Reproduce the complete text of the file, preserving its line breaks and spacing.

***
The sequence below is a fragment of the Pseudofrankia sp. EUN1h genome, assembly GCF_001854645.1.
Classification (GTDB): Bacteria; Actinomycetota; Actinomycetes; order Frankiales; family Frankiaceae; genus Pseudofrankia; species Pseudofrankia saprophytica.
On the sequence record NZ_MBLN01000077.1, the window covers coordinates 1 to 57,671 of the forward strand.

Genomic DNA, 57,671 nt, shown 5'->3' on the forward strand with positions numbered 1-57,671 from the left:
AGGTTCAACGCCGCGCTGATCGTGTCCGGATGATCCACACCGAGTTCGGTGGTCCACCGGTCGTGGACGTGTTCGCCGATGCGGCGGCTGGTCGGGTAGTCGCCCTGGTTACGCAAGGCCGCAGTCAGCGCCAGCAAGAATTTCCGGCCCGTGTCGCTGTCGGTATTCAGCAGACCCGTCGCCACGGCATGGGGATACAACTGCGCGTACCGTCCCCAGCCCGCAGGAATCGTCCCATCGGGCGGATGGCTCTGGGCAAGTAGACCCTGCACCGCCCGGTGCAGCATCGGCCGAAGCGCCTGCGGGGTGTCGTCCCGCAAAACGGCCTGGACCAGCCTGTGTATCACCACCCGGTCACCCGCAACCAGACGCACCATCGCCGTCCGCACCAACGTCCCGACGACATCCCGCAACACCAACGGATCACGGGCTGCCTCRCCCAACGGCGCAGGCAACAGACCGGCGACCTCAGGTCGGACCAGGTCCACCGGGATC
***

The sequence below is a fragment of the Pseudofrankia sp. EUN1h genome, assembly GCF_001854645.1.
Classification (GTDB): Bacteria; Actinomycetota; Actinomycetes; order Frankiales; family Frankiaceae; genus Pseudofrankia; species Pseudofrankia saprophytica.
On the sequence record NZ_MBLN01000077.1, the window covers coordinates 1 to 57,671 of the forward strand.

Genomic DNA, 57,671 nt, shown 5'->3' on the forward strand with positions numbered 1-57,671 from the left:
AGGTTCAACGCCGCGCTGATCGTGTCCGGATGATCCACACCGAGTTCGGTGGTCCACCGGTCGTGGACGTGTTCGCCGATGCGGCGGCTGGTCGGGTAGTCGCCCTGGTTACGCAAGGCCGCAGTCAGCGCCAGCAAGAATTTCCGGCCCGTGTCGCTGTCGGTATTCAGCAGACCCGTCGCCACGGCATGGGGATACAACTGCGCGTACCGTCCCCAGCCCGCAGGAATCGTCCCATCGGGCGGATGGCTCTGGGCAAGTAGACCCTGCACCGCCCGGTGCAGCATCGGCCGAAGCGCCTGCGGGGTGTCGTCCCGCAAAACGGCCTGGACCAGCCTGTGTATCACCACCCGGTCACCCGCAACCAGACGCACCATCGCCGTCCGCACCAACGTCCCGACGACATCCCGCAACACCAACGGATCACGGGCTGCCTCRCCCAACGGCGCAGGCAACAGACCGGCGACCTCAGGTCGGACCAGGTCCACCGGGATC